The Hungarian GP proved to be an intriguing and unpredictable race, and given that the man himself said after qualifying that he was not looking forward to Sunday, not many people expected Lewis Hamilton to stay in front for 70 laps. But he did just that and he did it in style, helped by some decisive passes that made sure that he was in clean air and not stuck behind cars that were out of sequence. Sebastian Vettel, in contrast, did get stuck, and also damaged his front wing, and for once the German and his RBR team simply didn’t get it right. It was a great performance, too, from Kimi Raikkonen, who worked his way from sixth to second and made two stops work. Here’s how the weekend panned out among the 11 teams:
From the start of practice, Hungary looked like being a Red Bull weekend as the blue cars dominated Friday, but come qualifying Sebastian Vettel lost pole to Lewis Hamilton, and a KERS issue saw Mark Webber down in 10th after he didn’t do a flying lap in Q3. Vettel ran second in the first stint, but crucially after pitting he got caught behind late stopper Jensen Button. He also damaged his wing trying to get past. As the final pit stops played out, he dropped to third, and was unable to pass Raikkonen, despite having fresher tires. Webber started on the prime tire and led for a few laps before his late first stop. He eventually finished fourth.
Fernando Alonso and Felipe Massa were fourth and fifth, respectively, on Friday, and that translated into fifth and seventh come qualifying. Alonso got ahead of Nico Rosberg on the first lap but it was soon apparent that Ferrari was struggling badly for race pace, and he was never a contender for a podium. In fact, Alonso ultimately lost out to Mark Webber, and thus unusually finished in the same place he started, fifth. Massa made contact with Rosberg on the first lap and carried front-wing damage throughout. Struggling like his teammate for pace, he finished eighth.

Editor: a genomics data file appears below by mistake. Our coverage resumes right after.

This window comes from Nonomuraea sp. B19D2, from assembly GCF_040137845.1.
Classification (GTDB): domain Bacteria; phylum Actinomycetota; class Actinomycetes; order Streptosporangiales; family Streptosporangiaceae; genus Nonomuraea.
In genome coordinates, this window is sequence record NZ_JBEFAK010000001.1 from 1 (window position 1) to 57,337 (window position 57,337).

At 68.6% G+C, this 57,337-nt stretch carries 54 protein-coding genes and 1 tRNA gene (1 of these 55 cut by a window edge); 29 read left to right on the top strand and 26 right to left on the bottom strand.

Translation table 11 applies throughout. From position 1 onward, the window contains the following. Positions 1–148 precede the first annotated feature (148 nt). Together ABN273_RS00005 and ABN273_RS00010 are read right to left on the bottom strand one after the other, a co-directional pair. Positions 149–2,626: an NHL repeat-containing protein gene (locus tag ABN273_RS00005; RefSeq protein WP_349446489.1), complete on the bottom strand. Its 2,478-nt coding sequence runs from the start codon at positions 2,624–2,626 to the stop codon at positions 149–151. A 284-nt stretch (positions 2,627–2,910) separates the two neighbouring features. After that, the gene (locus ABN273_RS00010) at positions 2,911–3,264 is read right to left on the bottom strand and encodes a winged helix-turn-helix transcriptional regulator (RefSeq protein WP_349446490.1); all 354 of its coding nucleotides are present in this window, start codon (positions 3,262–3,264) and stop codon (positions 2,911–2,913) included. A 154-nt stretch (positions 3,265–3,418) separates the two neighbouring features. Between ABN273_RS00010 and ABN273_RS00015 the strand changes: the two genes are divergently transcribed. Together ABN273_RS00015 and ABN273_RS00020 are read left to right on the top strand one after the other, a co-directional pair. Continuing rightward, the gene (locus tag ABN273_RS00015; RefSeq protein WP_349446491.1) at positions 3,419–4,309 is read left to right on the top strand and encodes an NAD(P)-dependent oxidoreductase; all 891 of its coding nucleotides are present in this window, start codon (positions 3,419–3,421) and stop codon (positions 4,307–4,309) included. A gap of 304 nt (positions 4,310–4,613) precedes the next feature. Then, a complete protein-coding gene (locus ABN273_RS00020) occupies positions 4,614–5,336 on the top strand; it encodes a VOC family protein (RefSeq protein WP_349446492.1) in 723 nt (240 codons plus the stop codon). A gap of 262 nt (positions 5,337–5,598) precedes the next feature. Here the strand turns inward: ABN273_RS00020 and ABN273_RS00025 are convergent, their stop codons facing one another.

A good session with its test drivers at Silverstone appeared to have given McLaren a boost, and Sergio Perez was quick in FP3 before crashing. The team finished repairs late, but the Mexican managed to make Q3 and earn ninth. Jenson Button, meanwhile, was down in 12th. The tables were turned in the race, however, as Button made a great start to get into eighth. Running on primes, he ran third ahead of Sebastian Vettel before his first stop. He survived contact with the RBR and Romain Grosjean, and his two-stop strategy earned him seventh place. Perez struggled on used primes in the opening stint on the way to ninth.
Third place for Romain Grosjean on Friday pointed to a good weekend for Lotus, and the Frenchman matched that in qualifying. Kimi Raikkonen struggled more to get the most out of the revised Pirellis, and was down in sixth. Grosjean ran third in the early laps, and after his late first stop got stuck behind Sebastian Vettel and Jenson Button. Later, he made contact with Button before receiving a drive through for going wide to pass Felipe Massa. He finished sixth and, luckily, a 20-second penalty for the Button incident did not affect his result. Raikkonen did a brilliant job to use a two-stop strategy to rise from sixth to second.
Mercedes missed the Silverstone test but there was little sign of any impact as Lewis Hamilton took pole, and Nico Rosberg fourth, despite a problem with his brake balance adjuster. Hamilton had a strong opening stint on the soft tire and stayed safely clear of Sebastian Vettel. Some decisive passing moves after stops meant he didn’t get stuck behind cars that had yet to pit, and after a faultless performance, he logged his first 2013 victory. Rosberg’s race was ruined on the first lap when he made contact with Felipe Massa and dropped to 12th. He was running ninth when his engine failed with six laps to go, and he was classified 19th.